Irina Krush: She’s a Chess Grandmaster

September 21 - On The Dot
FIRST THOUGHT: Where the Action Is

Liar, liar, pants on fire! I’m the boss, applesauce! See you later, alligator! There are tons of silly, memorable catchphrases like this we learn as kids. While the phrase “actions speak louder than words” doesn’t include a charming rhyme, it’s one of those mottoes from childhood that really sticks with me. The more people I meet and situations I encounter, the more I realize the absolute accuracy of that phrase. We can talk up our ambitions and passions, but if we don’t make a move, it doesn’t mean much. Today, when considering someone you care about, don’t simply shoot him or her an email or a text with grandiose praise. Take some action and actually show them how you feel.


Taking action often means standing your ground, refusing to concede. And there are plenty of women throughout history who have stared down misogyny in order to get ahead, from female warriors on the actual battlefield to those forging ahead on the metaphorical battlefield. Take chess, for example, the ultimate game of kings, queens, knights and a whole lot of strategy. The first unofficial U.S. women’s champion was crowned all the way back in 1857, a full 80 years before the first formal U.S. Women’s Chess Championship was held. Even though her name was never released, a bold description of this chess queen did make the rounds, noting she would certainly be ranked as a first-rate player in any club.

WOMAN TO WATCH: Irina Krush, Chess Grandmaster

One modern-day woman totally killing it on the chessboard is Irina Krush, a chess grandmaster who has dominated the game for decades and won the U.S. Women’s Chess Championship an astonishing seven times. What else would you expect from a tenacious and sharp-witted woman who mastered chess by the age of 5?

Born in what is now Ukraine, Irina and her family immigrated to the United States when she was a tot. While adjusting to American life was challenging, Irina took to her new home well, and before long, learned the intricacies of her favorite board game, chess. Not too shabby for a preschooler, huh? She was so good that less than a decade later, Irina won the U.S. Women’s Chess Championship. Yep, at 14 years old, Irina became a chess aficionado and the youngest U.S. champion ever. Talk about “Krushing” it!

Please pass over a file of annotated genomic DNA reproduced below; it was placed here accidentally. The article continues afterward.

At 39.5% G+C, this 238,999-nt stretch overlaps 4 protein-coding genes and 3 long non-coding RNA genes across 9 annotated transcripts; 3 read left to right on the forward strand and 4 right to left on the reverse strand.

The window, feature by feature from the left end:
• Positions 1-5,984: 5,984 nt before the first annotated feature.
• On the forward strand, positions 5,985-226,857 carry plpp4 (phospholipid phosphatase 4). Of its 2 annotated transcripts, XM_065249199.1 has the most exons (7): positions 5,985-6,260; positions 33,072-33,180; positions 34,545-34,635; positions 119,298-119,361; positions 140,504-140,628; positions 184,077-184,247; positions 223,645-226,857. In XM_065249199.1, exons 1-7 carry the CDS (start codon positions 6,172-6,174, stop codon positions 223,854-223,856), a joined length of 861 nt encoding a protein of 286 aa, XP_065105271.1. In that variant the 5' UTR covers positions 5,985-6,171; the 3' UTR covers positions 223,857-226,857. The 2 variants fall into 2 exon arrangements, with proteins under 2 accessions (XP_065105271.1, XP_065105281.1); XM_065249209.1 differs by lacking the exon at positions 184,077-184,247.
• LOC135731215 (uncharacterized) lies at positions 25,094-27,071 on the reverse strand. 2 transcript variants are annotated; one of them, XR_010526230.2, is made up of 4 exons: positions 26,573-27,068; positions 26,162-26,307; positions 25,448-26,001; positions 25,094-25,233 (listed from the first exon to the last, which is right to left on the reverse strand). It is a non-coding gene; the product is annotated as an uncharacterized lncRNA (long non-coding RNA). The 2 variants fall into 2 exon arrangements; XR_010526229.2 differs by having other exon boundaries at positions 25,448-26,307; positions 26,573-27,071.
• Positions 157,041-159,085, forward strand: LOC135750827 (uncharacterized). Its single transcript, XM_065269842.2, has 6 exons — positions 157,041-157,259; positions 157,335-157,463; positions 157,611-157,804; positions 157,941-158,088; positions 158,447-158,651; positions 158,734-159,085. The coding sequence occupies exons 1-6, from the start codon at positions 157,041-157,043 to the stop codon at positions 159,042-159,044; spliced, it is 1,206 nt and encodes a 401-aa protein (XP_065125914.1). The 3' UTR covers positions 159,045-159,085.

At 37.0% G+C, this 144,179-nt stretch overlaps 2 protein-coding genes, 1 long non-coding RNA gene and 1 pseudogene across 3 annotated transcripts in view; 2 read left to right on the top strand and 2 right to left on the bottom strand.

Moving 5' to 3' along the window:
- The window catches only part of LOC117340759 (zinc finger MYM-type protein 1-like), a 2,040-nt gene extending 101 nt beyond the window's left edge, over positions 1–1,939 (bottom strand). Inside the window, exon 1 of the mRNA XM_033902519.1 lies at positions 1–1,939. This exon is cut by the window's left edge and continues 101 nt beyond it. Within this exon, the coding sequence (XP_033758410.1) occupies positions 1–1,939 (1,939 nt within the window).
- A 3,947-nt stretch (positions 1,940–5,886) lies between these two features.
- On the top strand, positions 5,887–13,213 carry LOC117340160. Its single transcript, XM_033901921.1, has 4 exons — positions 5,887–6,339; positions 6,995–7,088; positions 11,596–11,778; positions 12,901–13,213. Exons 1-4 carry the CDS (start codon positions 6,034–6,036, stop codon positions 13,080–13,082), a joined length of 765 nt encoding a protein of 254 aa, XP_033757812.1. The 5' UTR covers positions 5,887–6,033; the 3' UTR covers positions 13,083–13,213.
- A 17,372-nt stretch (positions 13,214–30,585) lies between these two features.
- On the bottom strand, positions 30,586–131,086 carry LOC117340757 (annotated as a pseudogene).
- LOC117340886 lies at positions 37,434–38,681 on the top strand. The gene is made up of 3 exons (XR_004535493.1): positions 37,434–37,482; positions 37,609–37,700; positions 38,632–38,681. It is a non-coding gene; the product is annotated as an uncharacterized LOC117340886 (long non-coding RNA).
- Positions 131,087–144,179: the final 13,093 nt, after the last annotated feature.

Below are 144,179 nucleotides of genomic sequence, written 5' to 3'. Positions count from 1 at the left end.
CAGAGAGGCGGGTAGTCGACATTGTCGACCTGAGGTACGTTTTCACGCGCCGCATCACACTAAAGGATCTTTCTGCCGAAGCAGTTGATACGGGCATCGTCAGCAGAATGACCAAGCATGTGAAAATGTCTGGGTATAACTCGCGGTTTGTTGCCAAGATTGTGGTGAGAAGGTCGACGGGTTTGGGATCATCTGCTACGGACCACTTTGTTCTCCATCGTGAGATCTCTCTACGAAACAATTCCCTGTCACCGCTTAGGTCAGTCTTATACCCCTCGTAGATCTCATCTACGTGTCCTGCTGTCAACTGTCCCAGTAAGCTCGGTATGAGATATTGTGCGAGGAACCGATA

That amazing accomplishment was just the beginning of Irina’s storied chess career. She continued to rack up accolades and wins, including four U.S. Women’s titles in a row, and in 2013, landed the title of grandmaster, the highest title a chess player can attain.

So, what does a wickedly smart chess grandmaster do in her down time? Get a degree in international relations from New York University, of course. It’s an education she likely puts to good use in her role representing the U.S. as a chess champion.

Considering the competitiveness required to master chess, boys are often more encouraged to take on this solitary game. Irina notes it takes lots of analytical thinking, a characteristic people typically wrongly associate only with males. That’s why Irina is dedicated to being a role model for a whole new generation of girls interested in becoming chess geniuses like her. I mean, there’s a reason the most powerful piece in chess is the queen!

Thanks, Irina, for proving time and again that women don’t have to settle for being considered simply pawns in the game of chess or the game of life, but can totally rule as the queens we are. Checkmate!


Whether you’re hoping for a work promotion or are inspired by Irina Krush to take down your neighbor in a game of chess, consider these motivating words from renowned pro tennis player Billie Jean King:

“Champions keep playing until they get it right.”

This is Melinda Garvey signing off until next time. Remember, ladies, empowered women empower other women. Share On the Dot so more women can have a voice. Thanks for getting ready with us.

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